1 hour, 5x a week. Probably not eating enough for that much sugar-burning exercise. You could be bonking from your body not producing enough glucose .
Mark Sisson has some fun breakdowns of the energy needed to support daily exercise. You might want to read up and then compare your food, your body, and where your movement is.
In the quote below, PB stands for his Primal Blueprint program.
On a PB-style low carb diet, with PB-style low training time, the body makes 200 grams of glycogen each day from fats and protein (and then we figure another 100 or so from your veggies and fruits). That gives you enough glycogen to fuel your brain, cruise through an average day and to be able to do a short hard workout – and then do it again the next day. However, when you train long every day (over an hour), your carb needs will increase. The key is discovering EXACTLY how many additional carb grams you need each day to refuel muscles, but also to keep insulin and fat storage to a minimum. Too few and you won’t recover from day-to-day. Too many and you’ll set yourself up for inflammation and unnecessary weight-gain.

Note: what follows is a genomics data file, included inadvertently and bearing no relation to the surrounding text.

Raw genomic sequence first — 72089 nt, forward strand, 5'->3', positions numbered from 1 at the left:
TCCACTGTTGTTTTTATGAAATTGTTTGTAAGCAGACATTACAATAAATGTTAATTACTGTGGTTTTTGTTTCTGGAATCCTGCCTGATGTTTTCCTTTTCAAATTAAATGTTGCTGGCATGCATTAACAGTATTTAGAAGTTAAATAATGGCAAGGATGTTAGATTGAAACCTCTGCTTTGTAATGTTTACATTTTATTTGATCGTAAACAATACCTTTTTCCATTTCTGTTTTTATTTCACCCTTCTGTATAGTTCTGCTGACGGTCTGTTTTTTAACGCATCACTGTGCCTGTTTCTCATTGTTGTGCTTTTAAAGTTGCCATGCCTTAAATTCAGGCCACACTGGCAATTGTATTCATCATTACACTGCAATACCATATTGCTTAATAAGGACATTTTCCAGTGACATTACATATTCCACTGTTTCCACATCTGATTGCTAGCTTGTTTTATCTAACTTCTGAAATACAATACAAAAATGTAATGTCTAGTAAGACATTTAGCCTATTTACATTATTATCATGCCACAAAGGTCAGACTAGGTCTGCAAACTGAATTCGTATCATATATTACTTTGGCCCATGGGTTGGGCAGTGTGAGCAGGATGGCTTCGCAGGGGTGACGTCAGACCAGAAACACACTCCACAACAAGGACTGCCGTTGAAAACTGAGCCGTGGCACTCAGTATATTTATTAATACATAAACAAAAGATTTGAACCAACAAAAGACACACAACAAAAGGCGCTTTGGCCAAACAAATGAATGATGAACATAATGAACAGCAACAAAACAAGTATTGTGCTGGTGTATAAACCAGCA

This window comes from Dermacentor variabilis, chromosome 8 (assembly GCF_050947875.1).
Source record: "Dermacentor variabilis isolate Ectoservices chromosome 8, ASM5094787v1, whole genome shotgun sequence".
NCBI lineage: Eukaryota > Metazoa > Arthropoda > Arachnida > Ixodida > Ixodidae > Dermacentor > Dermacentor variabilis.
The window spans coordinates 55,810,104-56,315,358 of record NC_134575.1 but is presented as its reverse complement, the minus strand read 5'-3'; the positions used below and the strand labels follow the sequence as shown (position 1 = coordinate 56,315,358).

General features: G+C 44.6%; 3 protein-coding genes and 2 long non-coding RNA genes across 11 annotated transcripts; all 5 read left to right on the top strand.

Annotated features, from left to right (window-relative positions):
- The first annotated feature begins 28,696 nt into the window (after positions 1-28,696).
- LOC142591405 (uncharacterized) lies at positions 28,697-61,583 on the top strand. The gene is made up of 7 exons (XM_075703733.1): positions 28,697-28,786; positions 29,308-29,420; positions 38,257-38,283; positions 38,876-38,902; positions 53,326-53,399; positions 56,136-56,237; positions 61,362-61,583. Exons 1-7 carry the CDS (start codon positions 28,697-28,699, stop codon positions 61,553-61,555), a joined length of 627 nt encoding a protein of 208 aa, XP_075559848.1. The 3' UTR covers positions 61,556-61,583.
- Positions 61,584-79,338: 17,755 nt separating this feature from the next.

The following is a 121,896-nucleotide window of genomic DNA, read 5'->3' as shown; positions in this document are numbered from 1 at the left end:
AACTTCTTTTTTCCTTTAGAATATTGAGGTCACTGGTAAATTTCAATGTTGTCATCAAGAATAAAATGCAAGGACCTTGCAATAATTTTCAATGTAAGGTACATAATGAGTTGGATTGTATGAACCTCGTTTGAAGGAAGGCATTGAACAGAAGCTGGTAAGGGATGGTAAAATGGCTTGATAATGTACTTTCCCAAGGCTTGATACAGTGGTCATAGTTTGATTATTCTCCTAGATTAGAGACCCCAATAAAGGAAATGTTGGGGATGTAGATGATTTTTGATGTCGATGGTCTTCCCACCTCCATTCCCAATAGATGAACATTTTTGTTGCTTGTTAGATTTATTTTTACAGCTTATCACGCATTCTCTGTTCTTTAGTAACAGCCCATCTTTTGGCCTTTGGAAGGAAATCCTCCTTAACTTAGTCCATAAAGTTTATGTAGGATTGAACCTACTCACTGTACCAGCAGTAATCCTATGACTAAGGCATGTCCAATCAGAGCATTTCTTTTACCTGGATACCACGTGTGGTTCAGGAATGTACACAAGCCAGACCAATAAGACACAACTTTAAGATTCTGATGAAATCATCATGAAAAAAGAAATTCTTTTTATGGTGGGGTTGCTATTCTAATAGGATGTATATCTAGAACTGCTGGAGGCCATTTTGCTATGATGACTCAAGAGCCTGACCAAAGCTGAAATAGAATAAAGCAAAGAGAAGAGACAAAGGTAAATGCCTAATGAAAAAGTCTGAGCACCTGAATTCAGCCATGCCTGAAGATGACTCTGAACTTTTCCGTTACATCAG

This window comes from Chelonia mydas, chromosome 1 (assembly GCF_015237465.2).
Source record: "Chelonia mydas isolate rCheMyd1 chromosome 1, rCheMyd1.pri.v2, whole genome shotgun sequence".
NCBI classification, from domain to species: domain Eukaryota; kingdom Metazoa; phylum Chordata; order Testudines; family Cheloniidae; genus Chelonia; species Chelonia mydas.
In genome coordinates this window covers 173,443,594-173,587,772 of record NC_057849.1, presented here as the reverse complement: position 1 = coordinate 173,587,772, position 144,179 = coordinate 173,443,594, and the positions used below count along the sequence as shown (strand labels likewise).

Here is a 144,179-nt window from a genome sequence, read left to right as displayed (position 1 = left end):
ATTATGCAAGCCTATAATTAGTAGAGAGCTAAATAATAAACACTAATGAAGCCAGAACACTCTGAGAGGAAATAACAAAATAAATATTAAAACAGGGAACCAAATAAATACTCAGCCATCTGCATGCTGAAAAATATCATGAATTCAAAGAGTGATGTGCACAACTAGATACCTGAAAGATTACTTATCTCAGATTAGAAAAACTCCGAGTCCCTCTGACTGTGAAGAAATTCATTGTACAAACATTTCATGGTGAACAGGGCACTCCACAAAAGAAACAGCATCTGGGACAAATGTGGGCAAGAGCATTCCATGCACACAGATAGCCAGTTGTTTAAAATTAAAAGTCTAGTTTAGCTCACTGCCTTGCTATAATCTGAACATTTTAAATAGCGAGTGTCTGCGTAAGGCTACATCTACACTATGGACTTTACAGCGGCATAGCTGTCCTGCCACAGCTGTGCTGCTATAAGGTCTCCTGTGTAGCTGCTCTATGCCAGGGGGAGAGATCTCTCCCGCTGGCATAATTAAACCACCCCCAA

Read more: http://www.marksdailyapple.com/prim.../#ixzz3o5CohgVp
A Zumba workout for a female at 200 pounds and 35 years old, would take 800 calories according to a simple calculator found on a Google search.
Since it's moderate-high intensity, say it's 75% sugar-burning and 25% fat burning. That means 600 calories of glucose are needed each day just for the exercise session. That has to be glucose, not coming from your stored fat.
Don't know how much protein, fat, and carb you have, but that might take an extra what, 150 g of protein per day, over and above your usual?
Notice that Sisson assumes you would just add more carbs if carb energy is what you're missing. Personally I would do that too but it wouldn't work if you were zero carb.